Eat Pray Love Filming Update: On to ItalyItaly, Travel Books & Movies — By Sarah A on September 18, 2009 at 6:00 am
Julia Roberts and the cast arrived in Rome at the end of August, but before we fill you in on her Italian whereabouts, enjoy these Monsters and Critics pictures of Julia, casual in jeans and flowy blouse, filming in lower Manhattan on August 23.
Three days later, PopSugar captured Roberts hard at work in Rome, looking chic in dark sunglasses. Javier Bardem was expected to join the cast there soon.
Since then, Roberts has been seen out and about in the Eternal City, strolling, dining and even bargaining with the local butchers, according to the Los Angeles Times. Fans have caught glimpses of the movie star near the swanky Hotel Raphael, which sits near Piazza Navona and is covered with strands of ivy. Roberts also reportedly enjoyed a meal at Da Pancrazio restaurant next to the bustling Piazza di Campo de’ Fiori, perhaps sampling a few of the mouthwatering classic Italian dishes, like Bucatini all’Amatriciana, Spaghetti alla Carbonara and Saltimbocca alla romana. Even more compelling than its menu, though, is Da Pancrazio’s history; the restaurant is housed atop the ruins of Pompeus’ Ancient Theatre. On the official Web site you’ll see photos of the romantic, cave-like dining room.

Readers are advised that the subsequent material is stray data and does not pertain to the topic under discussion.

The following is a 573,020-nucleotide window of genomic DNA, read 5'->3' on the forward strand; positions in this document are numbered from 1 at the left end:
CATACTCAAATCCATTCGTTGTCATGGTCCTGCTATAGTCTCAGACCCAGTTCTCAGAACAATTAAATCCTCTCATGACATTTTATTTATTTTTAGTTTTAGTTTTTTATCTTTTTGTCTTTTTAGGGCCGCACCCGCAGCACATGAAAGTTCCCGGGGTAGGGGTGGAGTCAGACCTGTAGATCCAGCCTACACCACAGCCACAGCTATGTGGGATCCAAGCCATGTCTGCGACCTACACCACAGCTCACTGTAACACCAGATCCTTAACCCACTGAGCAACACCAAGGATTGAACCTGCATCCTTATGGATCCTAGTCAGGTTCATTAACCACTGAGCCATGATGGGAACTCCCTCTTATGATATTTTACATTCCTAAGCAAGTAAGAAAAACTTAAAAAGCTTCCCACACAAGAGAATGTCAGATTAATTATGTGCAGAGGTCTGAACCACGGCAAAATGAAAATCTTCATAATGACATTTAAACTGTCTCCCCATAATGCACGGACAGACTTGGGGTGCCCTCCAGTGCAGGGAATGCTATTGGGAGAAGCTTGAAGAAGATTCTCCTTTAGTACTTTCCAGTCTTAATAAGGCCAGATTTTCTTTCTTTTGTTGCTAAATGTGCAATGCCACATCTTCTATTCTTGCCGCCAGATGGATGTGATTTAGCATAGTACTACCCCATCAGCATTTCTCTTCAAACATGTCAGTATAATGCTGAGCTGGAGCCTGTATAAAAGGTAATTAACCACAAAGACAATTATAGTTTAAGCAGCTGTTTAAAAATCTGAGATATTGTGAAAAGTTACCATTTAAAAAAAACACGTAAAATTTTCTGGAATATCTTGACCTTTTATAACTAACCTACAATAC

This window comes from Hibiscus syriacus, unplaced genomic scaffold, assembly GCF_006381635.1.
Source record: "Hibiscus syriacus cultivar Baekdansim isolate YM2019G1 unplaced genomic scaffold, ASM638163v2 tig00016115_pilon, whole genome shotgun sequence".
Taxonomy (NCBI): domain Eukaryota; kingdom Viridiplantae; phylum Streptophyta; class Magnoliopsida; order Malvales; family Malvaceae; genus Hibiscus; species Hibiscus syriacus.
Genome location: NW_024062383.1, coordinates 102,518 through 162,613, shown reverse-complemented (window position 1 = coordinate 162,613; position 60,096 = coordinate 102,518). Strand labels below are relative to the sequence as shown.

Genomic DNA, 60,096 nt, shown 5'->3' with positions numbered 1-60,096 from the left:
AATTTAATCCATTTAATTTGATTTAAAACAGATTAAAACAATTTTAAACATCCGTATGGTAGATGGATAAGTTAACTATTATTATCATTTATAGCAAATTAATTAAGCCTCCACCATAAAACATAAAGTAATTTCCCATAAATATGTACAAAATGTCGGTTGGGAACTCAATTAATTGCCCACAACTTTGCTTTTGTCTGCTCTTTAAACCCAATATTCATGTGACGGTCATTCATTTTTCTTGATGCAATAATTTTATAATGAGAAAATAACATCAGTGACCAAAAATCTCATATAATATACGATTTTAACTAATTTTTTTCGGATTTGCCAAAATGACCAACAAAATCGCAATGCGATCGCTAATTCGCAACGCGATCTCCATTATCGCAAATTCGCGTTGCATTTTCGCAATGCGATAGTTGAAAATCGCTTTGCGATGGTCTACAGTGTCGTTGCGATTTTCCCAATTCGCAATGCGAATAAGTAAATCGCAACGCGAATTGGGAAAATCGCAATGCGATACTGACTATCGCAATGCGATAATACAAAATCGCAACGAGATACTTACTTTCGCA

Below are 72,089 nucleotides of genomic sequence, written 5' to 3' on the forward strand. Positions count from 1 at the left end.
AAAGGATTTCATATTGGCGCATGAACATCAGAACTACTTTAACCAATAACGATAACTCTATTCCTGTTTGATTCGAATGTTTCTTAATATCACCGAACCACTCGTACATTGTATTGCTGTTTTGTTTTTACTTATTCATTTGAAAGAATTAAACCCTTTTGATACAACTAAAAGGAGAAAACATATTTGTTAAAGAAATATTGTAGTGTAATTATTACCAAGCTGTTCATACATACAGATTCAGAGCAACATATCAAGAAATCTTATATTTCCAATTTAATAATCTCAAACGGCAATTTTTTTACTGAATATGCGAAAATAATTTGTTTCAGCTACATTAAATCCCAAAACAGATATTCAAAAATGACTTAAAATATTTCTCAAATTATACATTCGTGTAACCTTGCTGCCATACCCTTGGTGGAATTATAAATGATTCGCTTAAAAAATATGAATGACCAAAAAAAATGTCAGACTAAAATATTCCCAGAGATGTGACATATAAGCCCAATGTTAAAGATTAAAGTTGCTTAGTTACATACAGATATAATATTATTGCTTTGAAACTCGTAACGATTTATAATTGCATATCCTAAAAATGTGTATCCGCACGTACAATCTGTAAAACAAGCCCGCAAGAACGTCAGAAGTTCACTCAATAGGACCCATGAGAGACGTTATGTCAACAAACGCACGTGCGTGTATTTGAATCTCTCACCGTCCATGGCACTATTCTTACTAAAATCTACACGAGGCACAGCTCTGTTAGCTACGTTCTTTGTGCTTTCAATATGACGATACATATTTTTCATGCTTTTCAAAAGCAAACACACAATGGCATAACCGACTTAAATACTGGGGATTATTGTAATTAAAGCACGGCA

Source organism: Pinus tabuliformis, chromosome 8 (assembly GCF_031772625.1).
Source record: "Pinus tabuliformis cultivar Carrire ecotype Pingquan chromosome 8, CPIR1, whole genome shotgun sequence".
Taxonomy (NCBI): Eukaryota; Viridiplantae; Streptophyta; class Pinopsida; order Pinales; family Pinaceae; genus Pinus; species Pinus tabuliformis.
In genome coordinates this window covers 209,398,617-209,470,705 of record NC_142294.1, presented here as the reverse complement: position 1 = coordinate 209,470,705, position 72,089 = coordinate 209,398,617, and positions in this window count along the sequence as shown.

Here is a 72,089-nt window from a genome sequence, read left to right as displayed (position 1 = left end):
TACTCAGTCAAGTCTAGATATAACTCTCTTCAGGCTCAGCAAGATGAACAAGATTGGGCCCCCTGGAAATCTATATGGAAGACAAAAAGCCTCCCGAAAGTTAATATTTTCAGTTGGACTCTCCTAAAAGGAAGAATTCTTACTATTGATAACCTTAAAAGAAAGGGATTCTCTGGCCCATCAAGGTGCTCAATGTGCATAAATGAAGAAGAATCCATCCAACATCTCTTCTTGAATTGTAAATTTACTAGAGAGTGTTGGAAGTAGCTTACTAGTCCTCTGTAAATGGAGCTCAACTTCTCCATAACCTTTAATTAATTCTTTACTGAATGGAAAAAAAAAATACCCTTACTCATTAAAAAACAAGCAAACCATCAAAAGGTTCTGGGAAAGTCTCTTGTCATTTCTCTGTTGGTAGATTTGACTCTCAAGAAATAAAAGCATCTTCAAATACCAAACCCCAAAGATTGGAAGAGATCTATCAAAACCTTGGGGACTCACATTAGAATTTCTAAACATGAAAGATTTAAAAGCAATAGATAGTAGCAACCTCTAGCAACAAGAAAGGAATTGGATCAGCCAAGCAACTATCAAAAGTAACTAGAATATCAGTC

In other news, Elizabeth Gilbert will speak about “Traveling the Road of Life” at Indiana University-Purdue University Indianapolis on September 28. Gilbert takes the stage at 7 p.m., and will hold a book signing afterwards. The event is free to attend and is open to the public.
Finally, Jezebel continues tackling the controversial mash-up that is “Eat, Pray, Love,” feminism and Elizabeth Gilbert. In her latest column, Anna N. takes Charlotte Hays of the Wall Street Journal to task over a “short by nasty” editorial asserting that Gilbert has betrayed feminist readers. “I don’t think Gilbert made me, or feminism any promises in the first place,” writes Anna, who admits that she is not a huge fan of the book. Rather than being Gilbert’s feminist journey, the book is simply a cathartic road to self-discovery, Anna suggests. “Gilbert doesn’t leave her marriage because she’s a strong woman who doesn’t need a man – she leaves because she’s miserable.”
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